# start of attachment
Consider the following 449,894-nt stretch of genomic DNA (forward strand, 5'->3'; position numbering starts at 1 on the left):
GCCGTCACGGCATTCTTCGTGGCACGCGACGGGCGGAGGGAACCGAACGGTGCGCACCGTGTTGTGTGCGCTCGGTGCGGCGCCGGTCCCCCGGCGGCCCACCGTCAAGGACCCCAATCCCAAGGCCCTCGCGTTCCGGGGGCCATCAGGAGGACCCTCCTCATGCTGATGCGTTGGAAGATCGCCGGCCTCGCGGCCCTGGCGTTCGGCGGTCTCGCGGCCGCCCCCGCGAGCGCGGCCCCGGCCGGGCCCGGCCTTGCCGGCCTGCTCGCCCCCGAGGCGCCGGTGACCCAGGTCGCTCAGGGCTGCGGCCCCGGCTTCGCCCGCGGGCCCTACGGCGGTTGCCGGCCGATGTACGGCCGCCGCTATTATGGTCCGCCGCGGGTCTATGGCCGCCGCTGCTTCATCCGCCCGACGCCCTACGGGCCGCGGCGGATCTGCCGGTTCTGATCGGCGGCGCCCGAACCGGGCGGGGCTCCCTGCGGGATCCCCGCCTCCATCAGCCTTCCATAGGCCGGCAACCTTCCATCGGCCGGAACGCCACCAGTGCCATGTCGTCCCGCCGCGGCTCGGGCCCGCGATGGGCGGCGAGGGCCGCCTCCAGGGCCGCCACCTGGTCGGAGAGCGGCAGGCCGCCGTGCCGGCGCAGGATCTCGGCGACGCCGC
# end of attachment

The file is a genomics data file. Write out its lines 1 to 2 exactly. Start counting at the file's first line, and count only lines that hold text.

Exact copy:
Consider the following 449,894-nt stretch of genomic DNA (forward strand, 5'->3'; position numbering starts at 1 on the left):
GCCGTCACGGCATTCTTCGTGGCACGCGACGGGCGGAGGGAACCGAACGGTGCGCACCGTGTTGTGTGCGCTCGGTGCGGCGCCGGTCCCCCGGCGGCCCACCGTCAAGGACCCCAATCCCAAGGCCCTCGCGTTCCGGGGGCCATCAGGAGGACCCTCCTCATGCTGATGCGTTGGAAGATCGCCGGCCTCGCGGCCCTGGCGTTCGGCGGTCTCGCGGCCGCCCCCGCGAGCGCGGCCCCGGCCGGGCCCGGCCTTGCCGGCCTGCTCGCCCCCGAGGCGCCGGTGACCCAGGTCGCTCAGGGCTGCGGCCCCGGCTTCGCCCGCGGGCCCTACGGCGGTTGCCGGCCGATGTACGGCCGCCGCTATTATGGTCCGCCGCGGGTCTATGGCCGCCGCTGCTTCATCCGCCCGACGCCCTACGGGCCGCGGCGGATCTGCCGGTTCTGATCGGCGGCGCCCGAACCGGGCGGGGCTCCCTGCGGGATCCCCGCCTCCATCAGCCTTCCATAGGCCGGCAACCTTCCATCGGCCGGAACGCCACCAGTGCCATGTCGTCCCGCCGCGGCTCGGGCCCGCGATGGGCGGCGAGGGCCGCCTCCAGGGCCGCCACCTGGTCGGAGAGCGGCAGGCCGCCGTGCCGGCGCAGGATCTCGGCGACGCCGC